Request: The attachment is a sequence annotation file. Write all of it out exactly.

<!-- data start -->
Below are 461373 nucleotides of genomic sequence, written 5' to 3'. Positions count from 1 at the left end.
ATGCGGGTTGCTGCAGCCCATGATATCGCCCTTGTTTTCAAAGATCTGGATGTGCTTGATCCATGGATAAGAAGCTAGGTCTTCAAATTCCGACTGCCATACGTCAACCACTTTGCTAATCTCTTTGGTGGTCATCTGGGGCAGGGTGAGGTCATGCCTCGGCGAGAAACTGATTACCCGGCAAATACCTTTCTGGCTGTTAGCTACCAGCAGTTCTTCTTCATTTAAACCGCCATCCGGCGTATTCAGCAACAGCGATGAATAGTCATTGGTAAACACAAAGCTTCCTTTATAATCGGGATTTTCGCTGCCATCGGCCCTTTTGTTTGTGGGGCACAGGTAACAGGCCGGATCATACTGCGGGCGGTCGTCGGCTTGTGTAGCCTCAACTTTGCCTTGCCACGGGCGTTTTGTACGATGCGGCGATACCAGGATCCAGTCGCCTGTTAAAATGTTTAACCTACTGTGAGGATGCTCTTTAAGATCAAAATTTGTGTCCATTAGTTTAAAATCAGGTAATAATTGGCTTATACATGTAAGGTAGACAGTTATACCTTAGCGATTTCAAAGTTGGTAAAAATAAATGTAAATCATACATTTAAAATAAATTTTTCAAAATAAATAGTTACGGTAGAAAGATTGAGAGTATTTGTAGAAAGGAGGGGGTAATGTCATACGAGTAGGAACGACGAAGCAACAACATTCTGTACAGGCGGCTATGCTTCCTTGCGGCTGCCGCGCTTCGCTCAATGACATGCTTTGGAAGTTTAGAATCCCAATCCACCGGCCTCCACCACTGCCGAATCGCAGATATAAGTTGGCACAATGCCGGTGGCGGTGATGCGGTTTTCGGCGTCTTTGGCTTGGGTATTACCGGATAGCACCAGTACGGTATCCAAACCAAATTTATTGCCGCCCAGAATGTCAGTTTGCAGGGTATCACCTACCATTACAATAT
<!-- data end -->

Below are 461373 nucleotides of genomic sequence, written 5' to 3'. Positions count from 1 at the left end.
ATGCGGGTTGCTGCAGCCCATGATATCGCCCTTGTTTTCAAAGATCTGGATGTGCTTGATCCATGGATAAGAAGCTAGGTCTTCAAATTCCGACTGCCATACGTCAACCACTTTGCTAATCTCTTTGGTGGTCATCTGGGGCAGGGTGAGGTCATGCCTCGGCGAGAAACTGATTACCCGGCAAATACCTTTCTGGCTGTTAGCTACCAGCAGTTCTTCTTCATTTAAACCGCCATCCGGCGTATTCAGCAACAGCGATGAATAGTCATTGGTAAACACAAAGCTTCCTTTATAATCGGGATTTTCGCTGCCATCGGCCCTTTTGTTTGTGGGGCACAGGTAACAGGCCGGATCATACTGCGGGCGGTCGTCGGCTTGTGTAGCCTCAACTTTGCCTTGCCACGGGCGTTTTGTACGATGCGGCGATACCAGGATCCAGTCGCCTGTTAAAATGTTTAACCTACTGTGAGGATGCTCTTTAAGATCAAAATTTGTGTCCATTAGTTTAAAATCAGGTAATAATTGGCTTATACATGTAAGGTAGACAGTTATACCTTAGCGATTTCAAAGTTGGTAAAAATAAATGTAAATCATACATTTAAAATAAATTTTTCAAAATAAATAGTTACGGTAGAAAGATTGAGAGTATTTGTAGAAAGGAGGGGGTAATGTCATACGAGTAGGAACGACGAAGCAACAACATTCTGTACAGGCGGCTATGCTTCCTTGCGGCTGCCGCGCTTCGCTCAATGACATGCTTTGGAAGTTTAGAATCCCAATCCACCGGCCTCCACCACTGCCGAATCGCAGATATAAGTTGGCACAATGCCGGTGGCGGTGATGCGGTTTTCGGCGTCTTTGGCTTGGGTATTACCGGATAGCACCAGTACGGTATCCAAACCAAATTTATTGCCGCCCAGAATGTCAGTTTGCAGGGTATCACCTACCATTACAATAT